Amid Discovery deal, AT&T quietly makes late fees more likely

The Four Percent



AT&T merging its WarnerMedia assets with Discovery isn’t the only move by the telecom behemoth that could impact consumers’ wallets.

This week, the company also is making it harder for some people to pay their bills — and increasing the likelihood of late fees.

Tim Ahern pays AT&T about $170 a month for his TV and phone services. He pays his bills on time, so he hasn’t been hit with any late fees, which can run as much as $10.

Even so, the Culver City resident was startled to receive a recent email from the company notifying him of changes that take effect Tuesday.

“Heads up!” the email says, adopting an oddly buddy-buddy tone. “Have you ever forgotten to pay a bill? We hear you. It happens. That’s why we offer pay bill reminders.”

These reminders are basically automated nudges that you may have a balance outstanding as a new billing date approaches. The notices are optional.

AT&T’s hey-dude chumminess notwithstanding, the notification changes are anything but friendly.

The company used to send out the notices five days ahead of a bill’s due date, which in most cases would give a customer sufficient time to make financial amends or get a check in the mail.

AT&T now says that, as of Tuesday, the notification window is being shortened to just three days, which is a much tighter time frame to set things right.

The company also is doing away with automated phone calls notifying customers of billing deadlines, which is noteworthy because AT&T is, you know, a phone company.

Ahern, 71, told me it appeared pretty obvious what the company is up to. “They’re trying to get more late fees,” he said.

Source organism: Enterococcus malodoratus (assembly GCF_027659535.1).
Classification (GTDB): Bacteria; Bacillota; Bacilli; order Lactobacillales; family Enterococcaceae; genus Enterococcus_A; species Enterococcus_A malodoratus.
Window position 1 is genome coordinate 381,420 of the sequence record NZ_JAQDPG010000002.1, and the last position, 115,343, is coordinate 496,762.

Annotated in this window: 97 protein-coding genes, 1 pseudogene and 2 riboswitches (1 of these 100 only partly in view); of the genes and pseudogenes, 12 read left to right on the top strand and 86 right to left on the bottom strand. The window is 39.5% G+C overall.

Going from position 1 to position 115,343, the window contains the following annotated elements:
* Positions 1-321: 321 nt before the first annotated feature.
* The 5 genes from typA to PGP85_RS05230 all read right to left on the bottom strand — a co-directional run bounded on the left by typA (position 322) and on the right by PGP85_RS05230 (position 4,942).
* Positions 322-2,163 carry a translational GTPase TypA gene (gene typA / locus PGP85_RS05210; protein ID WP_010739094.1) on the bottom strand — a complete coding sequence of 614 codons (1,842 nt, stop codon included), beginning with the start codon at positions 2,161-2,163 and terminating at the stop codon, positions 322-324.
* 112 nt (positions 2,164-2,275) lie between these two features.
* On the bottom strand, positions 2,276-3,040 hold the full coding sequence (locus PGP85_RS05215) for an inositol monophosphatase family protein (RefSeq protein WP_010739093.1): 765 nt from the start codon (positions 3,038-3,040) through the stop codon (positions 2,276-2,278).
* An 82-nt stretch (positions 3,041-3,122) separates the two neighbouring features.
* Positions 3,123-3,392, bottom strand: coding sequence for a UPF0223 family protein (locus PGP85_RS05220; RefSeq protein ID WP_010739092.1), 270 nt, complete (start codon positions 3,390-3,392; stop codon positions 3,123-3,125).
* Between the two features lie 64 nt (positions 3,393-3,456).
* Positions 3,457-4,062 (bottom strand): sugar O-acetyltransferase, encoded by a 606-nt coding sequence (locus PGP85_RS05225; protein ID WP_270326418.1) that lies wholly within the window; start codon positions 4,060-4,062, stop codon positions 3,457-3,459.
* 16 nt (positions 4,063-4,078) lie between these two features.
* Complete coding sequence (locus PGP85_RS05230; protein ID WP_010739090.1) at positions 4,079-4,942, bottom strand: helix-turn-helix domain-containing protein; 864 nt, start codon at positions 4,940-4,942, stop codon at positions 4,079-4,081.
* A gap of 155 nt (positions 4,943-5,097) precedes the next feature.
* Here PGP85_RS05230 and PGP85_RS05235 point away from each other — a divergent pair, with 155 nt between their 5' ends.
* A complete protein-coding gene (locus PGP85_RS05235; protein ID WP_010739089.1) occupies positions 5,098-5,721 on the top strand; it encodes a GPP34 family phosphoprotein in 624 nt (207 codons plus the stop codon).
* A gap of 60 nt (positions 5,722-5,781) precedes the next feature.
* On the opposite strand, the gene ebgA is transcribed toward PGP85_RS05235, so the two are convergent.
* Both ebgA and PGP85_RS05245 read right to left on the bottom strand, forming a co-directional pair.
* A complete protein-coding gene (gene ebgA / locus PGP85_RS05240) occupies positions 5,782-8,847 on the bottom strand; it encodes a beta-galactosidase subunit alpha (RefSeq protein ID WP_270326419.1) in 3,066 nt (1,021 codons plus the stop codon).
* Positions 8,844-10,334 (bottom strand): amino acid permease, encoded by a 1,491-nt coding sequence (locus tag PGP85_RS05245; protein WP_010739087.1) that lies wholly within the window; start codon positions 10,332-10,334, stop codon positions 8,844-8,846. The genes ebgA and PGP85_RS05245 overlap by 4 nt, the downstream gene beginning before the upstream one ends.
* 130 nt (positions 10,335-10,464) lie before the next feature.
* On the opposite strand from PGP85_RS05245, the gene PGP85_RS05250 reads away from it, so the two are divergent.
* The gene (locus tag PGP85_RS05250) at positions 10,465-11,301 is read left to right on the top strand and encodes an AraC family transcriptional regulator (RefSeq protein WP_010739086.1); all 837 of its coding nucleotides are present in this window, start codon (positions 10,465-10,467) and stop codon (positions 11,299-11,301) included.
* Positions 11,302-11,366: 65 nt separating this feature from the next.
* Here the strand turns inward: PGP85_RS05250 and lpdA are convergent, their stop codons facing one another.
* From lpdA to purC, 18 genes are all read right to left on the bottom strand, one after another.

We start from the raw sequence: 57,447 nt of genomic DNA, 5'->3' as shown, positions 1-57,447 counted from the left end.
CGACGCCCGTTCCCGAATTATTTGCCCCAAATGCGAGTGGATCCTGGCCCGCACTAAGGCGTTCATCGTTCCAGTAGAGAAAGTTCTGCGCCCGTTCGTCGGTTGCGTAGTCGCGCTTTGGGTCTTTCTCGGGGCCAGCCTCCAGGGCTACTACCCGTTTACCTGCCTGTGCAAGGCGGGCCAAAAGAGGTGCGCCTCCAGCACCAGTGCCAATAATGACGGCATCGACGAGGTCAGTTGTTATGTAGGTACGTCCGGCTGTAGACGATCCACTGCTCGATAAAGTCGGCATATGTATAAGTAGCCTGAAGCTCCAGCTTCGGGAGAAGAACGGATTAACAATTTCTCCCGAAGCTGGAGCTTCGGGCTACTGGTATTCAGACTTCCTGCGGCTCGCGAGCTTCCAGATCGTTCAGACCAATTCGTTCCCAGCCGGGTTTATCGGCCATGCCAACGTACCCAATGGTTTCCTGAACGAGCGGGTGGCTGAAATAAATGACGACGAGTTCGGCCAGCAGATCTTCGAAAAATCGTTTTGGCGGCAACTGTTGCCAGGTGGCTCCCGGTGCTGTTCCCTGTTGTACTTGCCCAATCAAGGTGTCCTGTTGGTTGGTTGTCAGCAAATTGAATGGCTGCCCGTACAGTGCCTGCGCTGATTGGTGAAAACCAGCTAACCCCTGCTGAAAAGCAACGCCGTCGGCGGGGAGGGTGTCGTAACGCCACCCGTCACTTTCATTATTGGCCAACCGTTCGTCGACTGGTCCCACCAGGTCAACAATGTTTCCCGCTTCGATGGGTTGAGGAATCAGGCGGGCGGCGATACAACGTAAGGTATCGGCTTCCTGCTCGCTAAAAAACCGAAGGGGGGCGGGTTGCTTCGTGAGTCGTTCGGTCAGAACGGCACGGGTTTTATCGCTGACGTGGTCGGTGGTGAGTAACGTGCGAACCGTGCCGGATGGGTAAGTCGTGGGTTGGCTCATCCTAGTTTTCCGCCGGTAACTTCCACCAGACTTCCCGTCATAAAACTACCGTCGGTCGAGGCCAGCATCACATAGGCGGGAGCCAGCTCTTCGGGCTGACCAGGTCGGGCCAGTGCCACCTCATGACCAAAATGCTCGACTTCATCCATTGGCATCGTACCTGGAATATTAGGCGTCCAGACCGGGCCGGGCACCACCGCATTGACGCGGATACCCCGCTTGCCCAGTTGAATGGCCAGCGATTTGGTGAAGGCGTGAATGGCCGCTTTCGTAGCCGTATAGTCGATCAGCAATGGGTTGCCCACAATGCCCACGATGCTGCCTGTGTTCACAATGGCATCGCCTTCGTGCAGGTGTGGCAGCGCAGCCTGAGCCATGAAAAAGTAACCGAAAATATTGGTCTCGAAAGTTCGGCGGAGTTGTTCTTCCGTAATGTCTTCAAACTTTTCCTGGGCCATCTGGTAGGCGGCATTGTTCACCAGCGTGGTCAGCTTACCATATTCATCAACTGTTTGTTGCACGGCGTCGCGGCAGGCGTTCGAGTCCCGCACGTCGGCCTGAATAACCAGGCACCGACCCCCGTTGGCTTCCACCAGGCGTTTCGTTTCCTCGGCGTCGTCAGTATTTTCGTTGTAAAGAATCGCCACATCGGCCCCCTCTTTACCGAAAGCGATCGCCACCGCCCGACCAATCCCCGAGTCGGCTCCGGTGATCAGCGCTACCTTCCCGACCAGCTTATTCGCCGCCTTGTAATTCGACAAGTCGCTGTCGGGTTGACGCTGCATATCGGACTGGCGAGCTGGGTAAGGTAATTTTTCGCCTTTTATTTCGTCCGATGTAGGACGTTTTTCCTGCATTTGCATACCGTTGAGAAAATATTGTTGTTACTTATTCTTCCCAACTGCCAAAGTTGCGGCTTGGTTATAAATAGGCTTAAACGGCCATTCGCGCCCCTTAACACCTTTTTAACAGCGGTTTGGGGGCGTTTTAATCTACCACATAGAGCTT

Hard to disagree.

AT&T suddenly looks like it’s scrounging for cash after coming up short in its aspirations to be a Hollywood player.

The company spent $85 billion several years ago acquiring Time Warner’s media properties, including the Warner Bros. studio, HBO and CNN.

“We have a unique opportunity to truly lead in the transformation that’s taking place across media and entertainment, direct-to-consumer distribution and technology,” AT&T’s chief executive, John Stankey, said at the time.

Yeah, not so much, it turns out.

By merging its media and entertainment properties with Discovery’s in a $43-billion deal, AT&T is acknowledging that its dreams of Hollywood stardom never panned out.

The new arrangement will allow the company to renew its focus on its core telecommunications operations. And that’s what makes its simultaneous move regarding late fees so questionable.

And predictable.

Taxes, fees and surcharges now constitute about 23% of the average wireless bill, according to the nonprofit Tax Foundation. That means the advertised price, which doesn’t include taxes and fees, is nearly a quarter less than the actual service cost.

AT&T’s changes this week underline the importance of fees to the bottom line of all telecom businesses.

I wrote the other day about how Frontier Communications, which took over Verizon’s California landline operations in 2016, is slapping internet customers with a $7 monthly “Internet Infrastructure Surcharge.”